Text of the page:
A look at the shareholders of ImmunoPrecise Antibodies Ltd. (CVE:IPA) can tell us which group is most powerful. Generally speaking, as a company grows, institutions will increase their ownership. Conversely, insiders often decrease their ownership over time. I quite like to see at least a little bit of insider ownership. As Charlie Munger said 'Show me the incentive and I will show you the outcome.'
ImmunoPrecise Antibodies is not a large company by global standards. It has a market capitalization of CA$39m, which means it wouldn't have the attention of many institutional investors. In the chart below below, we can see that institutions don't own many shares in the company. Let's take a closer look to see what the different types of shareholder can tell us about IPA.
What Does The Lack Of Institutional Ownership Tell Us About ImmunoPrecise Antibodies?
We don't tend to see institutional investors holding stock of companies that are very risky, thinly traded, or very small. Though we do sometimes see large companies without institutions on the register, it's not particularly common.
There could be various reasons why no institutions own shares in a company. Typically, small, newly listed companies don't attract much attention from fund managers, because it would not be possible for large fund managers to build a meaningful position in the company. On the other hand, it's always possible that professional investors are avoiding a company because they don't think it's the best place for their money. ImmunoPrecise Antibodies's earnings and revenue track record (below) may not be compelling to institutional investors -- or they simply might not have looked at the business closely.
Hedge funds don't have many shares in ImmunoPrecise Antibodies. There is a little analyst coverage of the stock, but not much. So there is room for it to gain more coverage.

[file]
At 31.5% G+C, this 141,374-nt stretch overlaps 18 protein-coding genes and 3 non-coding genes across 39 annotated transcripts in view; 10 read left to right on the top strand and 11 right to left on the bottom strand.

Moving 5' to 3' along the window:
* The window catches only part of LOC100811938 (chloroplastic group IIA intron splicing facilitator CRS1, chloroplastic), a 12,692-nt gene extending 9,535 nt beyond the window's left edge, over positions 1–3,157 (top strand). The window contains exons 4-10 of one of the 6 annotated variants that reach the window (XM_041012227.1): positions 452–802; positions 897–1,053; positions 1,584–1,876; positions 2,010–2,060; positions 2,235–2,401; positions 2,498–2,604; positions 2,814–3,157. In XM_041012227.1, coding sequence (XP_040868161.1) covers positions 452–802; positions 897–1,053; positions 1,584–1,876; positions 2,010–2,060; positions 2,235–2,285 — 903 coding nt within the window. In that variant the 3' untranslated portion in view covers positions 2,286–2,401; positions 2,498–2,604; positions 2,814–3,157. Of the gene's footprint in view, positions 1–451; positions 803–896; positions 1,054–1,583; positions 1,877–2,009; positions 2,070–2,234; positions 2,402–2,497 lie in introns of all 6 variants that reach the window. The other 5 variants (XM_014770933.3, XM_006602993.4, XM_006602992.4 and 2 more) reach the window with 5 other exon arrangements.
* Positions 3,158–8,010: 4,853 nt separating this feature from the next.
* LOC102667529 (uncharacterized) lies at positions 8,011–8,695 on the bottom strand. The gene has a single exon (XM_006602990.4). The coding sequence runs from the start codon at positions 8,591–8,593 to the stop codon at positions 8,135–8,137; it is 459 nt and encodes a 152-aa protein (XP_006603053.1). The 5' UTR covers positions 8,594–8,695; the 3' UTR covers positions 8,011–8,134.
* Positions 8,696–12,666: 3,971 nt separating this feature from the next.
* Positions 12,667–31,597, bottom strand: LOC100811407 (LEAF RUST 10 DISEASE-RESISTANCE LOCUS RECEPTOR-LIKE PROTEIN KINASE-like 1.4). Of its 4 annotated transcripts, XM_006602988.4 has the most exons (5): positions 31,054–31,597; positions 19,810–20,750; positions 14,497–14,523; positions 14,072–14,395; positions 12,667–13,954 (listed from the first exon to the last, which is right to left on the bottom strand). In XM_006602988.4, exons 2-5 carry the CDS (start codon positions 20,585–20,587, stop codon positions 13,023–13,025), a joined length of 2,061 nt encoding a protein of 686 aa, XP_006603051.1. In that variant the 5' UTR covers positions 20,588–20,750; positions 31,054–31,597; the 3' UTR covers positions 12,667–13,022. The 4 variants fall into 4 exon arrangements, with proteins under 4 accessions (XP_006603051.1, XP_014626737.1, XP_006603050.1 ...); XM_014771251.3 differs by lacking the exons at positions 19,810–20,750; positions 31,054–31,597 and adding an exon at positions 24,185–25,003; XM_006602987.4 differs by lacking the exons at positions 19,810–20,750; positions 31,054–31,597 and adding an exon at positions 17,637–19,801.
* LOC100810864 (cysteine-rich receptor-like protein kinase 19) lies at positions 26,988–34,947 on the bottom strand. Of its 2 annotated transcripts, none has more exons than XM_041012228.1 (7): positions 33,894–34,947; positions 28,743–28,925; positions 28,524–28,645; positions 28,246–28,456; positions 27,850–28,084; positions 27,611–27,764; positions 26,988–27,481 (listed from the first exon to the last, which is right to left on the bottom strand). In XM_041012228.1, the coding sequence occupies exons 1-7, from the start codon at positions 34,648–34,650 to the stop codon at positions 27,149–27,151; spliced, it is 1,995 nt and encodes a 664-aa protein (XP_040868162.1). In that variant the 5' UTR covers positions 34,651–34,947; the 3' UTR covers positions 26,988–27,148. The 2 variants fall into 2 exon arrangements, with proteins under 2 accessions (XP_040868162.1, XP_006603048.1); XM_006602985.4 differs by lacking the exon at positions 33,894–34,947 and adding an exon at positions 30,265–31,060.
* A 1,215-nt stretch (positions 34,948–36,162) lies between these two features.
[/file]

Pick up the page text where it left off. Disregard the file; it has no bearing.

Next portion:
Insider Ownership Of ImmunoPrecise Antibodies
The definition of company insiders can be subjective, and does vary between jurisdictions. Our data reflects individual insiders, capturing board members at the very least. Company management run the business, but the CEO will answer to the board, even if he or she is a member of it.
I generally consider insider ownership to be a good thing. However, on some occasions it makes it more difficult for other shareholders to hold the board accountable for decisions.
Our most recent data indicates that insiders own a reasonable proportion of ImmunoPrecise Antibodies Ltd.. Insiders own CA$5.0m worth of shares in the CA$39m company. It is great to see insiders so invested in the business. It might be worth checking if those insiders have been buying recently.
General Public Ownership
The general public -- mostly retail investors -- own 66% of ImmunoPrecise Antibodies . With this size of ownership, retail investors can collectively play a role in decisions that affect shareholder returns, such as dividend policies and the appointment of directors. They can also exercise the power to decline an acquisition or merger that may not improve profitability.
Private Company Ownership
It seems that Private Companies own 17%, of the IPA stock. It might be worth looking deeper into this. If related parties, such as insiders, have an interest in one of these private companies, that should be disclosed in the annual report. Private companies may also have a strategic interest in the company.
Public Company Ownership
It appears to us that public companies own 3.8% of IPA. This may be a strategic interest and the two companies may have related business interests. It could be that they have de-merged. This holding is probably worth investigating further.
It's always worth thinking about the different groups who own shares in a company. But to understand ImmunoPrecise Antibodies better, we need to consider many other factors.
I always like to check for a history of revenue growth. You can too, by accessing this free chart of historic revenue and earnings in this detailed graph.
Ultimately the future is most important. You can access this free report on analyst forecasts for the company.
NB: Figures in this article are calculated using data from the last twelve months, which refer to the 12-month period ending on the last date of the month the financial statement is dated. This may not be consistent with full year annual report figures.
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